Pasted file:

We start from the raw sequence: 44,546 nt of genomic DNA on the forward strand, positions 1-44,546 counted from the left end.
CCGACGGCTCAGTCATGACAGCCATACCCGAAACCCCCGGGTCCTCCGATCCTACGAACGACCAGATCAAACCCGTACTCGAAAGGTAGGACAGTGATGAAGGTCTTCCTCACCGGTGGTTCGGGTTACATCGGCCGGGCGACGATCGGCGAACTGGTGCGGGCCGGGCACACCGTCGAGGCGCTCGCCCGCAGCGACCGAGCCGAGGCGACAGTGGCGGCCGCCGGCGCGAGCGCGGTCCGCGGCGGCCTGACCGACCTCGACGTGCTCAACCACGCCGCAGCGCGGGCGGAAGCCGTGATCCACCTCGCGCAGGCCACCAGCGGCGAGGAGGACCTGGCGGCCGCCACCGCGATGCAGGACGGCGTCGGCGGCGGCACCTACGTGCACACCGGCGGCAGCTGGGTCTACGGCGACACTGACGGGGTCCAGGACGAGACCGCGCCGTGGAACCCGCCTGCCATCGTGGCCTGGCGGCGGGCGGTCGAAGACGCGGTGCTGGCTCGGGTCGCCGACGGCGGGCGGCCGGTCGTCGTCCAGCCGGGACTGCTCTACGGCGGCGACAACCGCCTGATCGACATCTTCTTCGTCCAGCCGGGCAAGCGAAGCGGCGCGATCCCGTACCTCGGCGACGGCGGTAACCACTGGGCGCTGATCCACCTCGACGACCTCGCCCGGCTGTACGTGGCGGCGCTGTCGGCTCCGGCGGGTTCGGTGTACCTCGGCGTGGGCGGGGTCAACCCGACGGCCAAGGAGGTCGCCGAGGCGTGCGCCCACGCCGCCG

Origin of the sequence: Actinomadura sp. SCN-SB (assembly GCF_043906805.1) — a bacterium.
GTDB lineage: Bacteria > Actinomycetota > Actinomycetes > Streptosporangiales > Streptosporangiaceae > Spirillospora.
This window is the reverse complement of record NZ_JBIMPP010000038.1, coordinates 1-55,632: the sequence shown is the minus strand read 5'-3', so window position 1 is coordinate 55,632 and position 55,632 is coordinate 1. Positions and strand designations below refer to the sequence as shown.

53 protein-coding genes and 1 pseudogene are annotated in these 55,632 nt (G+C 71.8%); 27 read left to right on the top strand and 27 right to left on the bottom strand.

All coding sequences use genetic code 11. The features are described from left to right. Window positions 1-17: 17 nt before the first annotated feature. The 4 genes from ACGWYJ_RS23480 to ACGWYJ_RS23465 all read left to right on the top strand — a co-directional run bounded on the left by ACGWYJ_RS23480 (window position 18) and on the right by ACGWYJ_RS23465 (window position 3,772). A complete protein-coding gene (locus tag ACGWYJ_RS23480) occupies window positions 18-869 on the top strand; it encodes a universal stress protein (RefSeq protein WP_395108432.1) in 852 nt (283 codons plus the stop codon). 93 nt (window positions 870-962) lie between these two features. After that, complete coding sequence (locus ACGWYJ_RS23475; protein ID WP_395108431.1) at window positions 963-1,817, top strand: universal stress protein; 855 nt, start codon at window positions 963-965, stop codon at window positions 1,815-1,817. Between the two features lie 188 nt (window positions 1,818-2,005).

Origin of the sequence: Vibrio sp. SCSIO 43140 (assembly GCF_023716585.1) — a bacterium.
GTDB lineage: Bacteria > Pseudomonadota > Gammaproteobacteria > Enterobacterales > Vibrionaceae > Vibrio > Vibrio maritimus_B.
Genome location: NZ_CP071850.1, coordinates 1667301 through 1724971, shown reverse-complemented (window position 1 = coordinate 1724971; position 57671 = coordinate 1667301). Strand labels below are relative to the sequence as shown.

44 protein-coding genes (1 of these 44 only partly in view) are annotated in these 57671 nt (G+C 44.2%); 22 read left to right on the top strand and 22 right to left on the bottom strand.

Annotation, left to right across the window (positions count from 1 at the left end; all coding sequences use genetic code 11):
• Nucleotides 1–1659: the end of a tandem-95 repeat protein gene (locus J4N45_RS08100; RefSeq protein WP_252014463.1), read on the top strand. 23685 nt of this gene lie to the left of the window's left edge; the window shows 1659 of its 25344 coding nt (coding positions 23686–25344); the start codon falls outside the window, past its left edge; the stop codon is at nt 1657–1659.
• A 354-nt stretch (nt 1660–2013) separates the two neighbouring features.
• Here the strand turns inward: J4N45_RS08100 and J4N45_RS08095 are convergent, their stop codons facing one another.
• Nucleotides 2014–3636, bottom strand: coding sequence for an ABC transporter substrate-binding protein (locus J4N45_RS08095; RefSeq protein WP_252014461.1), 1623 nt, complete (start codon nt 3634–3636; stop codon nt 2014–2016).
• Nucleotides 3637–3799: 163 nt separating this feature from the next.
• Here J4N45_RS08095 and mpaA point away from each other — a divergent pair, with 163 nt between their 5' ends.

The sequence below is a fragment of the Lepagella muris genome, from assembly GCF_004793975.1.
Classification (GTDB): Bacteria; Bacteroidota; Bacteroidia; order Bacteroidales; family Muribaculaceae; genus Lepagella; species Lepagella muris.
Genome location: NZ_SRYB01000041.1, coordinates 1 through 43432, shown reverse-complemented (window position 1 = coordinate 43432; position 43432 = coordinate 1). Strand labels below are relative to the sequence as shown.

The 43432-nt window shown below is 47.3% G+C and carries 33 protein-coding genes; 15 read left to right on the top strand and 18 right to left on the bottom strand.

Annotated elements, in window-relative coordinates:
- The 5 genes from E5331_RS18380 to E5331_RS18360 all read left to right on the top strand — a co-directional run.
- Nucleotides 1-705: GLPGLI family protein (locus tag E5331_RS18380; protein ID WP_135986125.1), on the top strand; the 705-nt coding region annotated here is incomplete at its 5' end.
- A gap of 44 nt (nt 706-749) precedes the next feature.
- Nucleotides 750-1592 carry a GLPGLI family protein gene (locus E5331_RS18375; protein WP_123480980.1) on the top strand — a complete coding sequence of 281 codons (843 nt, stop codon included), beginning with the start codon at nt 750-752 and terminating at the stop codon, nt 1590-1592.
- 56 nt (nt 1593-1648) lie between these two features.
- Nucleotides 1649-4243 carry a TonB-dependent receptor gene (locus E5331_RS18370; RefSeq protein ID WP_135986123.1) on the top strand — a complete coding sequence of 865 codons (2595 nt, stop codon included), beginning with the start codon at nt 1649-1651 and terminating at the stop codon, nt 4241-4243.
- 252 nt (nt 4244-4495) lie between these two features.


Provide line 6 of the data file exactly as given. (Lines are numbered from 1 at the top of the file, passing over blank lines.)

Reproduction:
53 protein-coding genes and 1 pseudogene are annotated in these 55,632 nt (G+C 71.8%); 27 read left to right on the top strand and 27 right to left on the bottom strand.